The latest round of National Film and Video Foundation (NFVF) slate funding has been awarded to Fineline Productions, RealEyes Films and Fuze Films with the aim of cultivating sustainable and viable production companies, empowering female filmmakers and encouraging transformation in the industry.
According to NFVF Production and Development executive Thandeka Zwana each production company will receive R2m annually, over a period of three years. “R1m will be devoted to developing three scripts per year and to pay company overheads, the other R1m is earmarked for production of the best project out of the crop selected for development.
“At the start of the year, each company must pitch a selection of projects they wish to develop to the NFVF and any other investment partners. The successful projects are green-lit, after which each company will re-pitch the projects for production. The best projects will be selected for production.’
Junaid Ahmed from Fineline Productions says their projects for development in 2012 have already been green-lit. “We will be developing three projects in three genres – drama, comedy and crime thriller. At the moment we are working with three teams of writers: Zee and Thuso, Patronella Sello and Cynthia Jele and Ndumiso Ngcobo.
He notes that, before the slate funding, they couldn’t compete with the resources and infrastructure of the big production companies. “The NFVF funding actually helps in levelling the playing field. There is now the absence of pressure of how to pay monthly bills and service providers. The slate funding allows a freedom to focus on developing and producing good quality projects and helps us to seriously address the issues of transformation in the industry,’ notes Ahmed.
Johannesburg-based Fuze Films is a female and majority black owned media company, awarded the slate funding with the aim of empowering women filmmakers. Zikethiwe Ngcobo will head up the producing element, Mokopi Shale the development and story components and Cati Weinek will focus on creative excellence.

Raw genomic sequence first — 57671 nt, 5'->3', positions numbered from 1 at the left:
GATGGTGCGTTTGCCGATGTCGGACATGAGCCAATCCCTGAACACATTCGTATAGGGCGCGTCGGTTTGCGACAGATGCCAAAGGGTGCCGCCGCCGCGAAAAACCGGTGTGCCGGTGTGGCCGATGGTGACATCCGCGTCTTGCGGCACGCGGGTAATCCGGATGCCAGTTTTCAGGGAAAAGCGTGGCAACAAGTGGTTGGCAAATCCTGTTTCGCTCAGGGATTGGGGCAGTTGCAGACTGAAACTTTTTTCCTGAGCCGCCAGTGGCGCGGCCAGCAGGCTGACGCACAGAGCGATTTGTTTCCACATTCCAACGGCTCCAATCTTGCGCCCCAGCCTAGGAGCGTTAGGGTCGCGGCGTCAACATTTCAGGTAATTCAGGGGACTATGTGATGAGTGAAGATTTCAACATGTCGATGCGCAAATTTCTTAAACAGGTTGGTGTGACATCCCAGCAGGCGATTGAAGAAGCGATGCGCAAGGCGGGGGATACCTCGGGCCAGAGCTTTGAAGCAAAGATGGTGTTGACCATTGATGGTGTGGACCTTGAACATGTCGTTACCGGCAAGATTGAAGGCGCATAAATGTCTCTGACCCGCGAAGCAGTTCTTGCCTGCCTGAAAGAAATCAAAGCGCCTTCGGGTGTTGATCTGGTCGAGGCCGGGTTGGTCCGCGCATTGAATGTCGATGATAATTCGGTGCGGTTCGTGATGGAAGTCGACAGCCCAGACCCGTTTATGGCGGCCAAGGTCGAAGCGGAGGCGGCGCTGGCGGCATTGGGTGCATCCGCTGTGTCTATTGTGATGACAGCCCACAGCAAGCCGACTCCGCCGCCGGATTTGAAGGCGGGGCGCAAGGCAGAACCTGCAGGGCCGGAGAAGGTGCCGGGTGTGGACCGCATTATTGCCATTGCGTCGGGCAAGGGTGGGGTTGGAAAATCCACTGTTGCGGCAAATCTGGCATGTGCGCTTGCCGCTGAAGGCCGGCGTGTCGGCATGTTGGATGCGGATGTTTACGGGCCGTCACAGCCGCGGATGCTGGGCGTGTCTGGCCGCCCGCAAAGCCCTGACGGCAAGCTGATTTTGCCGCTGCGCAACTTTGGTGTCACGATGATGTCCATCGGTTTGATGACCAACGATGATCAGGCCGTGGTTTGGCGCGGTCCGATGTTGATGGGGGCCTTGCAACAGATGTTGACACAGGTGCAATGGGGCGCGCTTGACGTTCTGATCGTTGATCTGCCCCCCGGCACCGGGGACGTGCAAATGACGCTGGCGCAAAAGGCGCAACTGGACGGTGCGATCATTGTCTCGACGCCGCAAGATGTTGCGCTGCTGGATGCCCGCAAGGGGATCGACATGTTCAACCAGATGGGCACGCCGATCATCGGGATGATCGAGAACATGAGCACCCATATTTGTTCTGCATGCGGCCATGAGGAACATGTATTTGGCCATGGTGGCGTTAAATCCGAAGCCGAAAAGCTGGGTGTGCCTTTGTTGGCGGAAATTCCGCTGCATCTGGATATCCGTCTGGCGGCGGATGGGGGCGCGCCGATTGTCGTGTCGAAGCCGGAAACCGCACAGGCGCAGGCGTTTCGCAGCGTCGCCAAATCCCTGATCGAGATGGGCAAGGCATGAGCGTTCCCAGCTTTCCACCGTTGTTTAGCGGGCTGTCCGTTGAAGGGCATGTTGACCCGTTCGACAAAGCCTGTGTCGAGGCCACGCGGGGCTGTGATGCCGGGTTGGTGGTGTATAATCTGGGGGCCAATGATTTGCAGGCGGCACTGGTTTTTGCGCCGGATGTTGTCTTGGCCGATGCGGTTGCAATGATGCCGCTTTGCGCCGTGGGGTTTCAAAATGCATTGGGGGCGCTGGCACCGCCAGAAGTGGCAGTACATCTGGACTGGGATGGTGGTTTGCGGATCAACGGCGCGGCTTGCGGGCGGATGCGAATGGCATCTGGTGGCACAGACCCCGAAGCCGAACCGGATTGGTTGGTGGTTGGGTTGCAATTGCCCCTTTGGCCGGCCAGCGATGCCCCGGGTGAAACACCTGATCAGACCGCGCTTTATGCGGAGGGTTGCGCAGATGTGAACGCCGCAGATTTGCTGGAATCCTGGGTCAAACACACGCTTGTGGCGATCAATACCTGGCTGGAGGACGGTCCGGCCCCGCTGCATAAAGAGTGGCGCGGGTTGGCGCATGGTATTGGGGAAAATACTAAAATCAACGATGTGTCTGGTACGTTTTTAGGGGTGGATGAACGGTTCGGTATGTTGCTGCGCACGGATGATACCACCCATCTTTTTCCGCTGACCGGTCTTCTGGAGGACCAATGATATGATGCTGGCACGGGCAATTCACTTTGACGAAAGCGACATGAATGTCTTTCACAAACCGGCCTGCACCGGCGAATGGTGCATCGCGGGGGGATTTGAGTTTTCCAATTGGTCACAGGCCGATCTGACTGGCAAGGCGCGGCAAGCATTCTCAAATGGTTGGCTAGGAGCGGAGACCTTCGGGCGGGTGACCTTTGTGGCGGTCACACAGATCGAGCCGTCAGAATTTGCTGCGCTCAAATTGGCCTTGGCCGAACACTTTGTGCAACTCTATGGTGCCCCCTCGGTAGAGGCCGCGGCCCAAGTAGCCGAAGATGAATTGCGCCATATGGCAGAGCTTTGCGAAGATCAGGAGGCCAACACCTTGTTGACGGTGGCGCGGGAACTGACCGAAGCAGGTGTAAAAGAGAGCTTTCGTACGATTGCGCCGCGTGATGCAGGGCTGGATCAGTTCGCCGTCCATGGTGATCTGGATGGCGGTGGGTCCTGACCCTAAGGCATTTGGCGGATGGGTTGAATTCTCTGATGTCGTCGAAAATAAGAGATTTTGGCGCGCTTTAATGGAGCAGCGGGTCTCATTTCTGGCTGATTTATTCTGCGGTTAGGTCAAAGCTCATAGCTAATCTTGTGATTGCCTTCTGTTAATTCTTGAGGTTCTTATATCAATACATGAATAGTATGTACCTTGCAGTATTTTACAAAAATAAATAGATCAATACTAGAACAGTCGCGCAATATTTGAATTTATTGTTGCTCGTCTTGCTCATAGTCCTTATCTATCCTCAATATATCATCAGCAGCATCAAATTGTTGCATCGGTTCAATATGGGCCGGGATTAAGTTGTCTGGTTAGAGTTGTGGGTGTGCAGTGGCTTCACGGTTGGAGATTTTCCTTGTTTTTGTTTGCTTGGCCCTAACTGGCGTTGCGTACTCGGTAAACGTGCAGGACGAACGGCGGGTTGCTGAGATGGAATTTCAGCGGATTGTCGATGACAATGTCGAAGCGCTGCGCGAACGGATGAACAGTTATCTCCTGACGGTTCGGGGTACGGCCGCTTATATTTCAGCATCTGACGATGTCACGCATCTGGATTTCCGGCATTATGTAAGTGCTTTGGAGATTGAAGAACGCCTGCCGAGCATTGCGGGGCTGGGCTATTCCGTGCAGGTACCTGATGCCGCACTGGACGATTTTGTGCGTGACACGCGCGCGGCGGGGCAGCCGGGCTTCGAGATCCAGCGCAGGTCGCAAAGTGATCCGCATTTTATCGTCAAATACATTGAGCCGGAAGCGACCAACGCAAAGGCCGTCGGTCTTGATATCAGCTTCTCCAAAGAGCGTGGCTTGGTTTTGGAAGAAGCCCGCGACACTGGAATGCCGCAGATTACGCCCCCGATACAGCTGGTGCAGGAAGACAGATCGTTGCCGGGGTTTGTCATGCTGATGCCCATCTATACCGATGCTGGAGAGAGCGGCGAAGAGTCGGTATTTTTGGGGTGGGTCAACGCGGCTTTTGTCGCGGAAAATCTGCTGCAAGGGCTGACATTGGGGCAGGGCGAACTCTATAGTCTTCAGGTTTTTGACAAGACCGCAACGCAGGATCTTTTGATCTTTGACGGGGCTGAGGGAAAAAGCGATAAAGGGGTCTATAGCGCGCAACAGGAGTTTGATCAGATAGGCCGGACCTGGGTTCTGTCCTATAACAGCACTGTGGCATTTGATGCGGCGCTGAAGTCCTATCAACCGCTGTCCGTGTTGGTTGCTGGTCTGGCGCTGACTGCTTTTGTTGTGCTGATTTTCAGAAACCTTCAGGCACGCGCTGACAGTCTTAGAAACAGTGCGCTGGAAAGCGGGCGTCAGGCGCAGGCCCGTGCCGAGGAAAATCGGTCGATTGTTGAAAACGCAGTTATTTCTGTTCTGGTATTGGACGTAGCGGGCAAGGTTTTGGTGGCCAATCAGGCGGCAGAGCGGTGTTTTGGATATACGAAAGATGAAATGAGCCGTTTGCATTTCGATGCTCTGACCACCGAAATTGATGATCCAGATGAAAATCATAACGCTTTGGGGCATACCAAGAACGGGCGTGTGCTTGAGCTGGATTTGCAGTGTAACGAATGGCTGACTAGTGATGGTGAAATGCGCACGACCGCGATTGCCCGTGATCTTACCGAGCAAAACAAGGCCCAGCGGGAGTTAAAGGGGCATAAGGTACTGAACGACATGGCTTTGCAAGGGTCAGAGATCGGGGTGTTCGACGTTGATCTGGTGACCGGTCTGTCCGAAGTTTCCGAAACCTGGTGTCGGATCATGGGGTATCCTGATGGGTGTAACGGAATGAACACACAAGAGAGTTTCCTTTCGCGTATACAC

“The funding allows us to get onto the first rung in the film industry and become a sustainable production company. We are new voices that can reflect on previously unseen aspects of life in South Africa,’ note Ngcobo, Shale and Weinek.
They have started development on their first four features – two comedies, an epic romance and a thriller.
“Our mission is to generate uniquely African content, made by women, that is market and profit-driven, while challenging the established benchmark of quality and production. We are going to develop women feature film directors as well as producers,’ they add.
According to RealEyes Films’ Judy Naidoo, she and producer / director Sara Blecher partnered to submit a proposal for slate funding because they share the same vision.
“Throughout this process, the aim is to advance women on all levels of the production chain. In terms of development, the funds allow us to adequately compensate talent for their efforts and support them in their growth. It also enables us to function as a proper structured company with systems and processes, which will ultimately establish a strong foundation from which to grow,’ explains Naidoo.
Two of their three films for development this year have been approved by the NFVF, and they intend to pitch the third project soon.
She notes that producers often have to dig into their own shallow pockets to finance films. “With the slate we have the opportunity to develop nine films in three years! This is a huge blessing. We have the opportunity to build our credibility as filmmakers and provide investors with confidence in our ability to deliver outstanding films. Just as important an outcome is that women’s voices will be heard telling their own stories in their own unique way.’
Zwana notes that the three production houses all encompass a strong training and development ethic as well as a real desire to unearth previously disadvantaged and undiscovered emerging talent in the fields of producing, directing and writing. “They were also intent on engaging with the public in attempts to uncover the “real’ stories and help to get these stories put to script and hopefully eventually to the big screen.’
Over the past five years the NFVF has awarded slate funding to two production companies with specific developmental and sustainability objectives. “The first slate, awarded to Dv8 Films, was very clearly targeted at providing black directors a shot at their first feature in a supportive environment and also involved the training of black heads of department. The second slate, in its second year, was awarded to Rogue Star Productions on the basis of a unique low budget commercial concept. They have released 31 Million Reasons which performed well at the box office and proved commercial viability. They are currently developing their second feature, which should be going into production early next year,’ notes Zwana.
By Linda Loubser
Screen Africa magazine- May 2012